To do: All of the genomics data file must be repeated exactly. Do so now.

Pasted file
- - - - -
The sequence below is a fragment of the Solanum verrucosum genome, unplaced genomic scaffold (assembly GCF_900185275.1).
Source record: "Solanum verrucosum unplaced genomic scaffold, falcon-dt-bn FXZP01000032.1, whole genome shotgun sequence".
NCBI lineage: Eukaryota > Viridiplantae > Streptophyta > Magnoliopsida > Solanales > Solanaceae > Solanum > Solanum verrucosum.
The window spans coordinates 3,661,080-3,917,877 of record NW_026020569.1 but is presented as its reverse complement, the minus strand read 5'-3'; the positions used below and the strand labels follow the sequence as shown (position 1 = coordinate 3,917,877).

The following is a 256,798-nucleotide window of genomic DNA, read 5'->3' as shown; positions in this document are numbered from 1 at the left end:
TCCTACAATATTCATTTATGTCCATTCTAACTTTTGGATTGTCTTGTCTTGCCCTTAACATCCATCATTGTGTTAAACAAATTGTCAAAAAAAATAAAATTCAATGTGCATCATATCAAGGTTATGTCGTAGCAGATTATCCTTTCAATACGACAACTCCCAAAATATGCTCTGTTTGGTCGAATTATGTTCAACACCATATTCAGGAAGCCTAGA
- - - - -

The sequence below is a fragment of the Solanum verrucosum genome, unplaced genomic scaffold (assembly GCF_900185275.1).
Source record: "Solanum verrucosum unplaced genomic scaffold, falcon-dt-bn FXZP01000032.1, whole genome shotgun sequence".
NCBI lineage: Eukaryota > Viridiplantae > Streptophyta > Magnoliopsida > Solanales > Solanaceae > Solanum > Solanum verrucosum.
The window spans coordinates 3,661,080-3,917,877 of record NW_026020569.1 but is presented as its reverse complement, the minus strand read 5'-3'; the positions used below and the strand labels follow the sequence as shown (position 1 = coordinate 3,917,877).

The following is a 256,798-nucleotide window of genomic DNA, read 5'->3' as shown; positions in this document are numbered from 1 at the left end:
TCCTACAATATTCATTTATGTCCATTCTAACTTTTGGATTGTCTTGTCTTGCCCTTAACATCCATCATTGTGTTAAACAAATTGTCAAAAAAAATAAAATTCAATGTGCATCATATCAAGGTTATGTCGTAGCAGATTATCCTTTCAATACGACAACTCCCAAAATATGCTCTGTTTGGTCGAATTATGTTCAACACCATATTCAGGAAGCCTAGA